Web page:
Lightning Love’s Loving Outbursts

The Motor City’s music scene is most regularly associated with 1960s Motown and Proto-Punk, the garage rock revival of the past two decades, and… Kiss… despite the fact that...

The Motor City’s music scene is most regularly associated with 1960s Motown and Proto-Punk, the garage rock revival of the past two decades, and… Kiss… despite the fact that they’re not actually from Detroit.  However, the city’s also produced some of the best sounds of 2012, including the recently featured Philthy (the publication, not the city) artists FAWN, and their Quite-Scientific-Records label-mates Lightning Love.  This January the indie pop trio, consisting of brother/sister combo Leah and Aaron Diehl, along with Ben Collins, released the Girls Who Look Like Me EP, the follow-up to their debut, 2007’s November Birthday.  The four songs found on Girls Who Look Like Me clock in at just over 11 minutes total and boast quite a strange blend, seemingly of twee, piano pop, and power pop.  The band is incredibly playful, but their musings certainly aren’t lacking in substance and their outbursts are far from juvenile or lacking in calculation… They’re very sweet, but not in a way that could be characterized as “silly.”  In a time when EPs (albeit crappy “digital-only” ones… yes, if that applies to you, I would welcome you to be offended.) seem to be the norm, the art of the craft that is an EP (Has anyone stopped to consider that before this very moment?) seems to be more lost than ever, but these three have it down perfectly, and have produced the most satisfying four-song collection of 2012.  Lightning Love’s second full-length, Blonde Album, is due August 28th (also on Quite Scientific Records) and it is standing on the shoulders of their recent EP, including two of its tracks.  The album was inspired by all of the existential tragedies Leah’s experienced in recent years and reproduces them in a manner that’s quite fun to sing-along to.  I recently got a chance to chat with Leah about the band’s hometown, how (and when) they met (which I was mislead about…), and what they have planned for the rest of the year.

Izzy Cihak: You’re from Michigan, a place with quite a rich musical history.  Do you have any particular regional favorites?  I can never decide on my top endorsement between MC5 and The Stooges… and Alice Cooper isn’t far behind… with the Von Bondies holding the title for the past decade or so.

Leah Diehl: You’re right. Michigan has an amazing musical history. Sometimes it feels lame to be living in the Midwest, but there’s definitely something here that allows people to create really cool music. As a band, we all agree on Sufjan Stevens and Andrew W.K.  And, of course, The White Stripes. Ben (our guitar player) actually played in a band with Jason from the Von Bondies called “The Hounds Below” for a few years. We’re fans of his as well for sure.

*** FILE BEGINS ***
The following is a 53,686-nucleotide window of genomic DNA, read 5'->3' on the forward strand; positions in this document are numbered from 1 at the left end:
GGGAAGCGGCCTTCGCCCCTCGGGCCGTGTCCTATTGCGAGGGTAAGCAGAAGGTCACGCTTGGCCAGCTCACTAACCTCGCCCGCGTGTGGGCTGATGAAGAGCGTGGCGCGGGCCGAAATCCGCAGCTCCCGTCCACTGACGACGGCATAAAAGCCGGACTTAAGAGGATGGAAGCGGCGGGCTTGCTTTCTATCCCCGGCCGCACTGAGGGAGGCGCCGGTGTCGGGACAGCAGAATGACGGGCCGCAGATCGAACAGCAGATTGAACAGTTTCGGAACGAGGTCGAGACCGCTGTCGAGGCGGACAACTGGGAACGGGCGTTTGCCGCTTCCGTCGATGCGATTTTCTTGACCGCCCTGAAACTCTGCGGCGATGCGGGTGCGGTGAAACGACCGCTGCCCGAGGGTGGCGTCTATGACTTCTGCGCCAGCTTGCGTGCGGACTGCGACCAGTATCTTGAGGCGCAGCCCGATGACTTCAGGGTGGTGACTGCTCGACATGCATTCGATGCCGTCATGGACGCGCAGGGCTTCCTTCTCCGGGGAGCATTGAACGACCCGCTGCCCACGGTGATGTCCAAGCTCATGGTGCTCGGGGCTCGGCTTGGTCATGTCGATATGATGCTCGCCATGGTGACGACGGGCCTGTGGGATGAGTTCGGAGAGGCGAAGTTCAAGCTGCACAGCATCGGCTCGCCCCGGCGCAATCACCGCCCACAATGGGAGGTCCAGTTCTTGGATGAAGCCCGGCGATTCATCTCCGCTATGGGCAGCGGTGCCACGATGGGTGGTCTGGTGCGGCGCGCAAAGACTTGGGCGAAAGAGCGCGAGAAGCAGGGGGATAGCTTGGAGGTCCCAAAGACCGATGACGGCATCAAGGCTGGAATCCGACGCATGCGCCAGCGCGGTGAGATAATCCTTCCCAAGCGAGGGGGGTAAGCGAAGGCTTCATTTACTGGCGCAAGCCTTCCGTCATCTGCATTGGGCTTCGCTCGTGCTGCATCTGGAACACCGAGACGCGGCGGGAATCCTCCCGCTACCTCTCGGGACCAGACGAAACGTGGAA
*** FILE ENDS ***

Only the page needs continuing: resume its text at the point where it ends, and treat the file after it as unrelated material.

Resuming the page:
IC: This band began when you were 16.  Has some added maturity changed your outlook on the project to any extent?

LD: People keep saying we were 16 when we started the band. I don’t know where that came from – I didn’t even meet Ben ‘til I was 20. We started the band when I was 21, but we’ve still gotten a few years in. On the first record I sang about “boys” a lot and made sure every song had a strict pop structure. I think I’m singing about more “grown up” ideas now… as grown up as I can be, at least. And the songwriting has definitely matured. I don’t feel like I need to be so obvious in the song structure.

IC: How do you feel like Girls Who Look Like Me relates to your first LP?  What should fans expect of your upcoming sounds?

LD: Lyrically, there’s still a ton of anxiety. I guess that’s who I’ll always be. I’m just worried and obsessive about other things now. We’re all better players too. We’re more into pushing our limits and the type of music we can play. At the heart of it though, I’m still writing pop songs and we’re still trying to write simple, yet highly effective, parts.

IC: What are your most significant influences, musical or otherwise?

LD: Oh, man. So much. Spoon hit me hard in high school. I loved the minimalism, where every note matters. And Guided by Voices showed me that a 1:30 song can be super powerful. New Wave melodies always break my heart – that’s how I try to write melodies. I’ve been obsessed with Pet Shop Boys lately. Billy Corgan also kills me.  And XTC. Also, all three of us have been classically trained, at least for a time. So that must have some sort of effect, whether we realize it or not.

IC: What are your biggest plans for 2012?

LD: There are a couple releases we’d like to do. The LP in August will be our second this year. We then have one planned for October and hopefully another EP at the start of 2013. We also have some music video ideas we’d like to do, but we’ve never done one on our own, so we’ll see how long that takes.

IC: Is there anything else you’re particularly excited about in 2012, aside from your own efforts?

LD: Umm…  I’m finally getting my own piano again. Oh, and I’m hoping to move the fuck out of Detroit and stop fearing for my life and having all my shit stolen all the time. That’s about it.

Band Interviews

During the day Izzy Cihak teaches transgression, subversion, and revolution at Temple University. At night he haunts Philthy's best venues to cover worthwhile acts for Philthy Mag. Morrissey is everything to him and, in their own heads, all of his friends see themselves as Zooey Deschanel.